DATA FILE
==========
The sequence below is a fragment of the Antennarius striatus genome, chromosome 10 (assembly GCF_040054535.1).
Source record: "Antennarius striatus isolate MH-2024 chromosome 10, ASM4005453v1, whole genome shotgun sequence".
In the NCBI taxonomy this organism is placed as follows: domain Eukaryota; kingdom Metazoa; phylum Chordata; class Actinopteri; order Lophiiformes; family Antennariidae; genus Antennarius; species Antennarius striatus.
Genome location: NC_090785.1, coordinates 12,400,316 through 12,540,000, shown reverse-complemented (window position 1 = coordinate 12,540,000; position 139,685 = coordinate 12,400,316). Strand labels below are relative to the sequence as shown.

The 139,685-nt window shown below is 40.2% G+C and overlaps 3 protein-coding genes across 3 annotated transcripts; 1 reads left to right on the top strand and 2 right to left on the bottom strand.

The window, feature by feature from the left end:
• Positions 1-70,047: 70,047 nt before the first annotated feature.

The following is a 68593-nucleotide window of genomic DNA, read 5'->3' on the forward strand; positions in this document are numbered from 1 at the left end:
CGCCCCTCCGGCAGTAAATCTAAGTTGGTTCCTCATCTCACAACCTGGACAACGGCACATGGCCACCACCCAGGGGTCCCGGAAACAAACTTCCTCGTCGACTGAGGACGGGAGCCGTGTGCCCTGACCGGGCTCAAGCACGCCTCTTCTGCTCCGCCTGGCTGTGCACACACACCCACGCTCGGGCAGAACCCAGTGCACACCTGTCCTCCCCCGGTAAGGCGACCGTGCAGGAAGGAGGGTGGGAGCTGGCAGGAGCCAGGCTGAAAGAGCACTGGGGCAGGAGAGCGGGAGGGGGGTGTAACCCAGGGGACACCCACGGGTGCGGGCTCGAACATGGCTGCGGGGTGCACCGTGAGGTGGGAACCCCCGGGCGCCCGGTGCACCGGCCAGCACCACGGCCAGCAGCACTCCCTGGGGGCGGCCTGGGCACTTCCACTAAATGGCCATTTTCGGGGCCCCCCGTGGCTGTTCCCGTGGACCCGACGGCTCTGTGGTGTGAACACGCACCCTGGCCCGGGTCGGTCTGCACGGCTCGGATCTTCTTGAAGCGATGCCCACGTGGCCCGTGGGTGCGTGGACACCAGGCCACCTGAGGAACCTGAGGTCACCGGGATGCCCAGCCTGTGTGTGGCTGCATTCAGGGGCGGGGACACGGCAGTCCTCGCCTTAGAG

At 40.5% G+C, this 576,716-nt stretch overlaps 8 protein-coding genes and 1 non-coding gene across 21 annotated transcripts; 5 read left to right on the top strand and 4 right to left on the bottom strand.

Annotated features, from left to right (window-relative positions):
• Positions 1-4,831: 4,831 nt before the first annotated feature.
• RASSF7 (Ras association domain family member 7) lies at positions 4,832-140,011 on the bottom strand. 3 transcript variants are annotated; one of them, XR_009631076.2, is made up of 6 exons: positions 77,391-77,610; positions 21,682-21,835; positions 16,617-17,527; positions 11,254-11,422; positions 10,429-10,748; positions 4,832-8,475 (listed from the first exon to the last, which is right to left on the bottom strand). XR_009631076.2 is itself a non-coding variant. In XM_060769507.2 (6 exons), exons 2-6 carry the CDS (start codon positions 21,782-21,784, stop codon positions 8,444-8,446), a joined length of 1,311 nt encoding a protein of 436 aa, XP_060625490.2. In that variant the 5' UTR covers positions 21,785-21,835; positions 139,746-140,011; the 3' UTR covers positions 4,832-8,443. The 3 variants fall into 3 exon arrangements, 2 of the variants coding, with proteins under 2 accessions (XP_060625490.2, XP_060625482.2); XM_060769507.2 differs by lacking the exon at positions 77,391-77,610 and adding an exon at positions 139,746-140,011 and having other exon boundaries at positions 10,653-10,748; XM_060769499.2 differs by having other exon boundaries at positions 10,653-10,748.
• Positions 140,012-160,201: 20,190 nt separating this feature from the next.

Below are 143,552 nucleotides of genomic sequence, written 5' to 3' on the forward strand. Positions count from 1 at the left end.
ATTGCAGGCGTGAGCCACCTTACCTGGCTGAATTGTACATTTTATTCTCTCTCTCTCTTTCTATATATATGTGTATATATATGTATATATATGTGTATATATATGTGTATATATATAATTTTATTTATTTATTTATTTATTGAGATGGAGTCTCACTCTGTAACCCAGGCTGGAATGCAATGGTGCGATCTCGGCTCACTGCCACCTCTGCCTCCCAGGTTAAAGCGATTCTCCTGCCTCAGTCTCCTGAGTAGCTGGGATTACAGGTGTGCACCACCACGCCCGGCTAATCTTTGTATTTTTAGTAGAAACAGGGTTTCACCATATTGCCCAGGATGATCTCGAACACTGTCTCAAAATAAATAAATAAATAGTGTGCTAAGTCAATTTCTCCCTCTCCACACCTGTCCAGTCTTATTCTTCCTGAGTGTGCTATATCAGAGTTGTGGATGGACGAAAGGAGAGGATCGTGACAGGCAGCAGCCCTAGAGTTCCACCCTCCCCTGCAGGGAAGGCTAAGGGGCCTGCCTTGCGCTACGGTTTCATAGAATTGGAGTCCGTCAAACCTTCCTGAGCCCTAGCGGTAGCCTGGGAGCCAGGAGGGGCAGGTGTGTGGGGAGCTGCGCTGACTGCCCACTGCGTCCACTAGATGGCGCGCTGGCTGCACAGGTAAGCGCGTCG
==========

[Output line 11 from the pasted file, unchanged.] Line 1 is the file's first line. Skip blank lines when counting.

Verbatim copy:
Annotated features, from left to right (window-relative positions):